Little Venice and the Grand Union Canal

Little Venice is the name given (by Browning or Byron, no one knows) to the intersection of two canals in west London.  These are the Grand Union Canal and Regent’s Canal.  The former was completed in 1814 and the later 1820 – both key to London’s industrial infrastructure, before (and after) railways arrived in London (between 1836-76).

The Grand Union Canal connected London with Birmingham (and points between), whilst Regent’s Canal connected with ports in the east of London.

It’s possible to walk the entire length of the Grand Union Canal from Paddington Basin to Uxbridge, a distance of around 12 miles.  The wide tow path (originally for the horse-drawn barges) enables cycling in most places.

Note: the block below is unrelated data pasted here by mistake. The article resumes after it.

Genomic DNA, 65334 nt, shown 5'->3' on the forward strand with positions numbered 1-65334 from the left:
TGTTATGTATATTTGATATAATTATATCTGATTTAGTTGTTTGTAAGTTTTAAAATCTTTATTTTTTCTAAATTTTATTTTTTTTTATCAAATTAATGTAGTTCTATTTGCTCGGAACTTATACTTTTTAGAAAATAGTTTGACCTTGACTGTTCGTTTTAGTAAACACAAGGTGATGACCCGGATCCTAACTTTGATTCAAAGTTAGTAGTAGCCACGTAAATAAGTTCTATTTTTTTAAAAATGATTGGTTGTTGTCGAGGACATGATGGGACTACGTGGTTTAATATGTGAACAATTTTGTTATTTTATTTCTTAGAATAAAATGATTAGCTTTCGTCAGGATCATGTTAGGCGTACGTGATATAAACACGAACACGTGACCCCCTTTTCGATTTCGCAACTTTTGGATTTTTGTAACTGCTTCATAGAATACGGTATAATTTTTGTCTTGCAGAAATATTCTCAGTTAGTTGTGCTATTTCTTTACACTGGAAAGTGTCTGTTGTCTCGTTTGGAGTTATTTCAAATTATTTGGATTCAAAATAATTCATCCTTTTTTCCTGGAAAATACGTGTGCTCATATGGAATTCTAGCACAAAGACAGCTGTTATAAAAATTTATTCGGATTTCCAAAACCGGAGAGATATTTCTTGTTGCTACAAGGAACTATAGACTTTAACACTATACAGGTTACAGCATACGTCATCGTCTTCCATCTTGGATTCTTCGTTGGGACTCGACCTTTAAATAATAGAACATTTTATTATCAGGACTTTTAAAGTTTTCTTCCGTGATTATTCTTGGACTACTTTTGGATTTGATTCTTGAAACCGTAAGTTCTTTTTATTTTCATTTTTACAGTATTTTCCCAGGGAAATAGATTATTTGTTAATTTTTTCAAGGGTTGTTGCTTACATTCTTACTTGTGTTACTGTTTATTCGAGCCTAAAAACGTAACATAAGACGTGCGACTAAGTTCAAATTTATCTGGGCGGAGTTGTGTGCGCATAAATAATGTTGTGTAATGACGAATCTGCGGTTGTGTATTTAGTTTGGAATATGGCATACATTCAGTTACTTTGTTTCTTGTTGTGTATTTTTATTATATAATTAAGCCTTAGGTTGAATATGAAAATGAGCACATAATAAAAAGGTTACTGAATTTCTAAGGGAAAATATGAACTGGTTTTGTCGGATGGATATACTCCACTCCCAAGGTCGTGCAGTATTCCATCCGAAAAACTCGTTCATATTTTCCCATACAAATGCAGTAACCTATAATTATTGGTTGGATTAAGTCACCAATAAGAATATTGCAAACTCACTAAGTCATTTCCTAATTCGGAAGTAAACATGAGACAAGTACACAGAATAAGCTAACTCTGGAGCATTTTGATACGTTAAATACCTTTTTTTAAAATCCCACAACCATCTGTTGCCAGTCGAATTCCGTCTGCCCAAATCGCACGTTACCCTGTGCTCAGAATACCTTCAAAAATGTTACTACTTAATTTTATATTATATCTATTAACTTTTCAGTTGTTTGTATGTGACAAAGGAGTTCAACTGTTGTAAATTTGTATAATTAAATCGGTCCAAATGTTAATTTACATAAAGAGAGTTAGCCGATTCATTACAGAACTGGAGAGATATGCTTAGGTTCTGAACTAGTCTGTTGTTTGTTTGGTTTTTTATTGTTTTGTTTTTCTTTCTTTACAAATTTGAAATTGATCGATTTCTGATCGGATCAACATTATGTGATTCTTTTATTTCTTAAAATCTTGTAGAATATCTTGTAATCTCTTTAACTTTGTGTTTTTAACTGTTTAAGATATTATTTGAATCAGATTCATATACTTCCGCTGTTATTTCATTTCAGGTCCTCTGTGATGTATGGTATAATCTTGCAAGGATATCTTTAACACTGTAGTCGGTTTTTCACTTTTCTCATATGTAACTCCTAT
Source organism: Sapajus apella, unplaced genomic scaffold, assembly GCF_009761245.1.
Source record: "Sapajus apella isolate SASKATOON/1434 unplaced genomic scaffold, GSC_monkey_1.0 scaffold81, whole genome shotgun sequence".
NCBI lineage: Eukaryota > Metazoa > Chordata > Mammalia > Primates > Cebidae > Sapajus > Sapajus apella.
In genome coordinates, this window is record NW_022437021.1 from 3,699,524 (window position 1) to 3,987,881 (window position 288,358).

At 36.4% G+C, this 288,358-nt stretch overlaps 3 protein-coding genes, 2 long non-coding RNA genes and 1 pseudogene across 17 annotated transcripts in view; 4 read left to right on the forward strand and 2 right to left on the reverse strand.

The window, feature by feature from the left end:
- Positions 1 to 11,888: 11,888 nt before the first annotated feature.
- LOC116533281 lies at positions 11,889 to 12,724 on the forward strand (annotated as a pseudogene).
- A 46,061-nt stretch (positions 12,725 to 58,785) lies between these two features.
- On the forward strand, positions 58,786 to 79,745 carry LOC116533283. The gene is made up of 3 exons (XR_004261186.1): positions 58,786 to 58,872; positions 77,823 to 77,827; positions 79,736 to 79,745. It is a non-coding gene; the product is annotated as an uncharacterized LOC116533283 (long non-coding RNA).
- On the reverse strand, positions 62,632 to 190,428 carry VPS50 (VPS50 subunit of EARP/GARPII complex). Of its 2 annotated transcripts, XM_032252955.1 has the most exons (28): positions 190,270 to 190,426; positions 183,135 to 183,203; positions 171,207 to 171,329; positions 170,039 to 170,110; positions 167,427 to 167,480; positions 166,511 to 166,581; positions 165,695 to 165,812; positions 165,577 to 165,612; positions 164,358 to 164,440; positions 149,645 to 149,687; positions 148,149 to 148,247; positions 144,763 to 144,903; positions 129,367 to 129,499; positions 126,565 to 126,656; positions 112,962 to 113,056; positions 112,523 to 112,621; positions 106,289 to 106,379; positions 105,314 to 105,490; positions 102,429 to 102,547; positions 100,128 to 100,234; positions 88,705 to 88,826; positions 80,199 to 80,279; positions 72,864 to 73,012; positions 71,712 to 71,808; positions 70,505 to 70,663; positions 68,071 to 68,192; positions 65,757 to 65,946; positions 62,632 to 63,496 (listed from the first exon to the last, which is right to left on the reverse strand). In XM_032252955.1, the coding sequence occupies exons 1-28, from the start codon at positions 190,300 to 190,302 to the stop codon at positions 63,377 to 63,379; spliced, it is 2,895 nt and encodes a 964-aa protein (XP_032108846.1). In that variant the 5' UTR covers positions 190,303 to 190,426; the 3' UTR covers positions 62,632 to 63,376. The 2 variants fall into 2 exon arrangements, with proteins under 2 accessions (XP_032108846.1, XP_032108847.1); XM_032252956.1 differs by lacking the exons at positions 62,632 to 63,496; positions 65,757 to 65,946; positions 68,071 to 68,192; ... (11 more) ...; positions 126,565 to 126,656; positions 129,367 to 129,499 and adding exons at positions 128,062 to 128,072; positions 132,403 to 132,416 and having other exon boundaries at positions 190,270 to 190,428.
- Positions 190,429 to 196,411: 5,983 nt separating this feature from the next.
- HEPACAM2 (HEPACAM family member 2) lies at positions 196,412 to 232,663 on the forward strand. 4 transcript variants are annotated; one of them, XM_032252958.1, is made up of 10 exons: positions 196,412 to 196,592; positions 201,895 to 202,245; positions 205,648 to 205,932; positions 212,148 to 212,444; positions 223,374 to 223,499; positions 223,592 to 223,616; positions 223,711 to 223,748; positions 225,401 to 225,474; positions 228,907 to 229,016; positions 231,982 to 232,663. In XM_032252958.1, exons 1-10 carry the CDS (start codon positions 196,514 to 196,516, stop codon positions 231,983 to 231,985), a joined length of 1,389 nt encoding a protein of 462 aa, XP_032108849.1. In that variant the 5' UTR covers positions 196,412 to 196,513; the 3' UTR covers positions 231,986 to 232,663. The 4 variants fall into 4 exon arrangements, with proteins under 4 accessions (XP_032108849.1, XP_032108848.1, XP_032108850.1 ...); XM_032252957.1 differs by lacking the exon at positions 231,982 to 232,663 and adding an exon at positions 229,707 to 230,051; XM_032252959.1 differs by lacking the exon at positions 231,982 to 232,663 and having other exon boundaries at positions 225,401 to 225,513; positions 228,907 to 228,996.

IMG_8800
Little Venice, with its hanging willows, is an unexpected beauty spot
IMG_8808
Paddington Basin
IMG_8806
Paddington Basin
IMG_8801
From Paddington Basin into Little Venice

IMG_8796

IMG_8795
Exiting Little Venice, Regent’s Canal heads east towards Regent’s Park
IMG_8793
Regent’s Canal heading east

IMG_8791

IMG_8783
Exiting Little Venice, the Grand Union Canal heads west

IMG_8780

IMG_8779

IMG_8777

IMG_8774

IMG_8773

IMG_8772

 

Leave a Reply